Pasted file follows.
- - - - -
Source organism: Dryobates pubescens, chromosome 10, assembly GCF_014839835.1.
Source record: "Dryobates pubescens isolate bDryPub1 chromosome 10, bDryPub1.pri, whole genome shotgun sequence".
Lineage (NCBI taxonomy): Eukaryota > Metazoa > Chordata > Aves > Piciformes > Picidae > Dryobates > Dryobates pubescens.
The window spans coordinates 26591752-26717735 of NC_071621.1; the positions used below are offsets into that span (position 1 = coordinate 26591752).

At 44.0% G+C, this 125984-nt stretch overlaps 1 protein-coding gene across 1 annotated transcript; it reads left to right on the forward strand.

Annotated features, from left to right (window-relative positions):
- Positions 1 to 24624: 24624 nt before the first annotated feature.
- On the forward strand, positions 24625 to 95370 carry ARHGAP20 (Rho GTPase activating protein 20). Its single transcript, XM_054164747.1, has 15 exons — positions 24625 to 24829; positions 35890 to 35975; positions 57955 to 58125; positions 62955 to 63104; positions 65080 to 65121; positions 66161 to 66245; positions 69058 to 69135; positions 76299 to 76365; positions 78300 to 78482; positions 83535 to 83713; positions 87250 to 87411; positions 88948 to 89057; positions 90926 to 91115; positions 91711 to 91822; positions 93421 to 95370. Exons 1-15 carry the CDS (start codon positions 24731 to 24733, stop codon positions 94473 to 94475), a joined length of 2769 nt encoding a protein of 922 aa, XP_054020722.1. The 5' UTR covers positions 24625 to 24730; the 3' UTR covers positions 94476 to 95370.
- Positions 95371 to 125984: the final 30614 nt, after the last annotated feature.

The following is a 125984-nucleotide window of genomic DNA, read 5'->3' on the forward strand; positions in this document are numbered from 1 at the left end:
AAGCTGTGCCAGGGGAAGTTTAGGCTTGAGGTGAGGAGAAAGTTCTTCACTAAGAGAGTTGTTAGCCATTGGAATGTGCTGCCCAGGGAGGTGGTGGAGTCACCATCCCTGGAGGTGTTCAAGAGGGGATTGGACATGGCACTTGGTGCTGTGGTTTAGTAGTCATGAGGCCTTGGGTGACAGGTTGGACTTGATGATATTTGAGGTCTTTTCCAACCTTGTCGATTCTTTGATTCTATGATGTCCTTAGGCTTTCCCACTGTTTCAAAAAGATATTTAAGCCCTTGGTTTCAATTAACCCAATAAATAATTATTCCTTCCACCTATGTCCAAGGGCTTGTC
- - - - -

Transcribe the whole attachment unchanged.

Source organism: Dryobates pubescens, chromosome 10, assembly GCF_014839835.1.
Source record: "Dryobates pubescens isolate bDryPub1 chromosome 10, bDryPub1.pri, whole genome shotgun sequence".
Lineage (NCBI taxonomy): Eukaryota > Metazoa > Chordata > Aves > Piciformes > Picidae > Dryobates > Dryobates pubescens.
The window spans coordinates 26591752-26717735 of NC_071621.1; the positions used below are offsets into that span (position 1 = coordinate 26591752).

At 44.0% G+C, this 125984-nt stretch overlaps 1 protein-coding gene across 1 annotated transcript; it reads left to right on the forward strand.

Annotated features, from left to right (window-relative positions):
- Positions 1 to 24624: 24624 nt before the first annotated feature.
- On the forward strand, positions 24625 to 95370 carry ARHGAP20 (Rho GTPase activating protein 20). Its single transcript, XM_054164747.1, has 15 exons — positions 24625 to 24829; positions 35890 to 35975; positions 57955 to 58125; positions 62955 to 63104; positions 65080 to 65121; positions 66161 to 66245; positions 69058 to 69135; positions 76299 to 76365; positions 78300 to 78482; positions 83535 to 83713; positions 87250 to 87411; positions 88948 to 89057; positions 90926 to 91115; positions 91711 to 91822; positions 93421 to 95370. Exons 1-15 carry the CDS (start codon positions 24731 to 24733, stop codon positions 94473 to 94475), a joined length of 2769 nt encoding a protein of 922 aa, XP_054020722.1. The 5' UTR covers positions 24625 to 24730; the 3' UTR covers positions 94476 to 95370.
- Positions 95371 to 125984: the final 30614 nt, after the last annotated feature.

The following is a 125984-nucleotide window of genomic DNA, read 5'->3' on the forward strand; positions in this document are numbered from 1 at the left end:
AAGCTGTGCCAGGGGAAGTTTAGGCTTGAGGTGAGGAGAAAGTTCTTCACTAAGAGAGTTGTTAGCCATTGGAATGTGCTGCCCAGGGAGGTGGTGGAGTCACCATCCCTGGAGGTGTTCAAGAGGGGATTGGACATGGCACTTGGTGCTGTGGTTTAGTAGTCATGAGGCCTTGGGTGACAGGTTGGACTTGATGATATTTGAGGTCTTTTCCAACCTTGTCGATTCTTTGATTCTATGATGTCCTTAGGCTTTCCCACTGTTTCAAAAAGATATTTAAGCCCTTGGTTTCAATTAACCCAATAAATAATTATTCCTTCCACCTATGTCCAAGGGCTTGTC